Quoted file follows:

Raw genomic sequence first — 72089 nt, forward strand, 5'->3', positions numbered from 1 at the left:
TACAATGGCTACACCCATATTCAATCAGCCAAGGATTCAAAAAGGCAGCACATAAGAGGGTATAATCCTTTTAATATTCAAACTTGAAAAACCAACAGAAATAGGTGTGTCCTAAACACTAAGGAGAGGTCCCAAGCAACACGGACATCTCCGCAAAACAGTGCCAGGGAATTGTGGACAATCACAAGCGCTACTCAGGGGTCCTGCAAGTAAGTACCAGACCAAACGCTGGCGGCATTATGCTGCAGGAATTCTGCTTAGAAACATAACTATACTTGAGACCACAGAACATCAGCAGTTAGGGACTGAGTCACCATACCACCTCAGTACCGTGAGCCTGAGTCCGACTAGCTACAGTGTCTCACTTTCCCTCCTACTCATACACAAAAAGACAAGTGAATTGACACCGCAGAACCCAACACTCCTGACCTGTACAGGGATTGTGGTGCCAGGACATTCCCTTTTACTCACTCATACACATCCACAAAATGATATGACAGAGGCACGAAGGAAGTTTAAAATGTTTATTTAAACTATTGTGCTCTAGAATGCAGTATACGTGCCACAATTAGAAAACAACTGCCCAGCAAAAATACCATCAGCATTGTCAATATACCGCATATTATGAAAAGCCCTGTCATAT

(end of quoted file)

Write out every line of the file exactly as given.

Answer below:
Raw genomic sequence first — 72089 nt, forward strand, 5'->3', positions numbered from 1 at the left:
TACAATGGCTACACCCATATTCAATCAGCCAAGGATTCAAAAAGGCAGCACATAAGAGGGTATAATCCTTTTAATATTCAAACTTGAAAAACCAACAGAAATAGGTGTGTCCTAAACACTAAGGAGAGGTCCCAAGCAACACGGACATCTCCGCAAAACAGTGCCAGGGAATTGTGGACAATCACAAGCGCTACTCAGGGGTCCTGCAAGTAAGTACCAGACCAAACGCTGGCGGCATTATGCTGCAGGAATTCTGCTTAGAAACATAACTATACTTGAGACCACAGAACATCAGCAGTTAGGGACTGAGTCACCATACCACCTCAGTACCGTGAGCCTGAGTCCGACTAGCTACAGTGTCTCACTTTCCCTCCTACTCATACACAAAAAGACAAGTGAATTGACACCGCAGAACCCAACACTCCTGACCTGTACAGGGATTGTGGTGCCAGGACATTCCCTTTTACTCACTCATACACATCCACAAAATGATATGACAGAGGCACGAAGGAAGTTTAAAATGTTTATTTAAACTATTGTGCTCTAGAATGCAGTATACGTGCCACAATTAGAAAACAACTGCCCAGCAAAAATACCATCAGCATTGTCAATATACCGCATATTATGAAAAGCCCTGTCATAT